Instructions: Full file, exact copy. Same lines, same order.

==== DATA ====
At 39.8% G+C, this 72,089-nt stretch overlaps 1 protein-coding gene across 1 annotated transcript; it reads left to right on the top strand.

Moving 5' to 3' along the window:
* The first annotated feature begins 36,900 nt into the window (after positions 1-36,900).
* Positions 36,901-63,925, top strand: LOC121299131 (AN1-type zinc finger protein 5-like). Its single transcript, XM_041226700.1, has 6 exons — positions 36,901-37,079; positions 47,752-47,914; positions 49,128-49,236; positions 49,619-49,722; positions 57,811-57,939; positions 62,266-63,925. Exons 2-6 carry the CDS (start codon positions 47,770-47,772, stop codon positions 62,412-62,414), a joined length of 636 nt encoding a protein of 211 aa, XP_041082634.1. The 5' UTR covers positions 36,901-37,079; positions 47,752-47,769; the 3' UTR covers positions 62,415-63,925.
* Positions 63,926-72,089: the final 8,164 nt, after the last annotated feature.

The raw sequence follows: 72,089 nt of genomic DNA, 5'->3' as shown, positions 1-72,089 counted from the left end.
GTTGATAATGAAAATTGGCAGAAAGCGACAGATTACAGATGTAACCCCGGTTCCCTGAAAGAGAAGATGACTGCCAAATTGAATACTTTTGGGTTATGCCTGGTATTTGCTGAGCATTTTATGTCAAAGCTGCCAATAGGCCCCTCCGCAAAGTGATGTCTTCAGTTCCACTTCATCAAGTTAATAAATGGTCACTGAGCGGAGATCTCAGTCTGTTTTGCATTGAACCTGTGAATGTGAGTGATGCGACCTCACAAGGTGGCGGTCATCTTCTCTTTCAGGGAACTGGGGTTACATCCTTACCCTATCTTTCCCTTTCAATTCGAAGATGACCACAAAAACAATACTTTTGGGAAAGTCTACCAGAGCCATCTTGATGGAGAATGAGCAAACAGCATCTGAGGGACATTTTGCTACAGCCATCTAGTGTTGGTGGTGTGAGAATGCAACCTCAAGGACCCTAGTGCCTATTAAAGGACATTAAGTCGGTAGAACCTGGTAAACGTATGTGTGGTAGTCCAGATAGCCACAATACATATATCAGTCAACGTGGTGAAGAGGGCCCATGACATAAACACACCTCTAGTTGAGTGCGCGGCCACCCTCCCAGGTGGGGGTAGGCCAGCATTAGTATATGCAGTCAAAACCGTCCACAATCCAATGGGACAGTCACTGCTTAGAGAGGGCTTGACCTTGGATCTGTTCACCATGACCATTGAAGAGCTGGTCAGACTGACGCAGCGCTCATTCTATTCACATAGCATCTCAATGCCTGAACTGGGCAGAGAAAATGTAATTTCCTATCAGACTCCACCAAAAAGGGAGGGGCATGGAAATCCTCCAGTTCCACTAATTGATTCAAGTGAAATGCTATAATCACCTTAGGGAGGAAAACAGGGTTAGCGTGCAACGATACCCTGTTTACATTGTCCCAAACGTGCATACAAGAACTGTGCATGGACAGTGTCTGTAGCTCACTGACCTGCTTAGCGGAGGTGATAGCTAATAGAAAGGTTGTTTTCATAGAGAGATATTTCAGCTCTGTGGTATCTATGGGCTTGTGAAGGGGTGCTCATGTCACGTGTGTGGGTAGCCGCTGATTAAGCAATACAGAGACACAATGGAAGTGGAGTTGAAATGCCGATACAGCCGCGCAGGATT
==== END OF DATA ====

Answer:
At 39.8% G+C, this 72,089-nt stretch overlaps 1 protein-coding gene across 1 annotated transcript; it reads left to right on the top strand.

Moving 5' to 3' along the window:
* The first annotated feature begins 36,900 nt into the window (after positions 1-36,900).
* Positions 36,901-63,925, top strand: LOC121299131 (AN1-type zinc finger protein 5-like). Its single transcript, XM_041226700.1, has 6 exons — positions 36,901-37,079; positions 47,752-47,914; positions 49,128-49,236; positions 49,619-49,722; positions 57,811-57,939; positions 62,266-63,925. Exons 2-6 carry the CDS (start codon positions 47,770-47,772, stop codon positions 62,412-62,414), a joined length of 636 nt encoding a protein of 211 aa, XP_041082634.1. The 5' UTR covers positions 36,901-37,079; positions 47,752-47,769; the 3' UTR covers positions 62,415-63,925.
* Positions 63,926-72,089: the final 8,164 nt, after the last annotated feature.

The raw sequence follows: 72,089 nt of genomic DNA, 5'->3' as shown, positions 1-72,089 counted from the left end.
GTTGATAATGAAAATTGGCAGAAAGCGACAGATTACAGATGTAACCCCGGTTCCCTGAAAGAGAAGATGACTGCCAAATTGAATACTTTTGGGTTATGCCTGGTATTTGCTGAGCATTTTATGTCAAAGCTGCCAATAGGCCCCTCCGCAAAGTGATGTCTTCAGTTCCACTTCATCAAGTTAATAAATGGTCACTGAGCGGAGATCTCAGTCTGTTTTGCATTGAACCTGTGAATGTGAGTGATGCGACCTCACAAGGTGGCGGTCATCTTCTCTTTCAGGGAACTGGGGTTACATCCTTACCCTATCTTTCCCTTTCAATTCGAAGATGACCACAAAAACAATACTTTTGGGAAAGTCTACCAGAGCCATCTTGATGGAGAATGAGCAAACAGCATCTGAGGGACATTTTGCTACAGCCATCTAGTGTTGGTGGTGTGAGAATGCAACCTCAAGGACCCTAGTGCCTATTAAAGGACATTAAGTCGGTAGAACCTGGTAAACGTATGTGTGGTAGTCCAGATAGCCACAATACATATATCAGTCAACGTGGTGAAGAGGGCCCATGACATAAACACACCTCTAGTTGAGTGCGCGGCCACCCTCCCAGGTGGGGGTAGGCCAGCATTAGTATATGCAGTCAAAACCGTCCACAATCCAATGGGACAGTCACTGCTTAGAGAGGGCTTGACCTTGGATCTGTTCACCATGACCATTGAAGAGCTGGTCAGACTGACGCAGCGCTCATTCTATTCACATAGCATCTCAATGCCTGAACTGGGCAGAGAAAATGTAATTTCCTATCAGACTCCACCAAAAAGGGAGGGGCATGGAAATCCTCCAGTTCCACTAATTGATTCAAGTGAAATGCTATAATCACCTTAGGGAGGAAAACAGGGTTAGCGTGCAACGATACCCTGTTTACATTGTCCCAAACGTGCATACAAGAACTGTGCATGGACAGTGTCTGTAGCTCACTGACCTGCTTAGCGGAGGTGATAGCTAATAGAAAGGTTGTTTTCATAGAGAGATATTTCAGCTCTGTGGTATCTATGGGCTTGTGAAGGGGTGCTCATGTCACGTGTGTGGGTAGCCGCTGATTAAGCAATACAGAGACACAATGGAAGTGGAGTTGAAATGCCGATACAGCCGCGCAGGATT